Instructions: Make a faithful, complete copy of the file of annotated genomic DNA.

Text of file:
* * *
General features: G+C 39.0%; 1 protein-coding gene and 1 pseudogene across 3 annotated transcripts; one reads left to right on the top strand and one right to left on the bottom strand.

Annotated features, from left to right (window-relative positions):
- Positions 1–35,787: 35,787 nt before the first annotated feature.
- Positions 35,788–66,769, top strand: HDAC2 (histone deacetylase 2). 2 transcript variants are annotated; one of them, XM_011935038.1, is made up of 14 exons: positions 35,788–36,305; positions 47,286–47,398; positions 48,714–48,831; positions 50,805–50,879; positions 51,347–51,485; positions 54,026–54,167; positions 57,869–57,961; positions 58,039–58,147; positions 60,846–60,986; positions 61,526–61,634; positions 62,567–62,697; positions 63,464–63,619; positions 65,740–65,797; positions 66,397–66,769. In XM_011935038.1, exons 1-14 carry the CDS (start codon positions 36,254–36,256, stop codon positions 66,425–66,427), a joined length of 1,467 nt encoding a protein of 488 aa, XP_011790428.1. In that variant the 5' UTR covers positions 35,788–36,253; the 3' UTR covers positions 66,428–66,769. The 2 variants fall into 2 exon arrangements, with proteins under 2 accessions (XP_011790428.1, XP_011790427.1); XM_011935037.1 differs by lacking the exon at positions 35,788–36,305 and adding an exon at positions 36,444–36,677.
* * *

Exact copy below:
General features: G+C 39.0%; 1 protein-coding gene and 1 pseudogene across 3 annotated transcripts; one reads left to right on the top strand and one right to left on the bottom strand.

Annotated features, from left to right (window-relative positions):
- Positions 1–35,787: 35,787 nt before the first annotated feature.
- Positions 35,788–66,769, top strand: HDAC2 (histone deacetylase 2). 2 transcript variants are annotated; one of them, XM_011935038.1, is made up of 14 exons: positions 35,788–36,305; positions 47,286–47,398; positions 48,714–48,831; positions 50,805–50,879; positions 51,347–51,485; positions 54,026–54,167; positions 57,869–57,961; positions 58,039–58,147; positions 60,846–60,986; positions 61,526–61,634; positions 62,567–62,697; positions 63,464–63,619; positions 65,740–65,797; positions 66,397–66,769. In XM_011935038.1, exons 1-14 carry the CDS (start codon positions 36,254–36,256, stop codon positions 66,425–66,427), a joined length of 1,467 nt encoding a protein of 488 aa, XP_011790428.1. In that variant the 5' UTR covers positions 35,788–36,253; the 3' UTR covers positions 66,428–66,769. The 2 variants fall into 2 exon arrangements, with proteins under 2 accessions (XP_011790428.1, XP_011790427.1); XM_011935037.1 differs by lacking the exon at positions 35,788–36,305 and adding an exon at positions 36,444–36,677.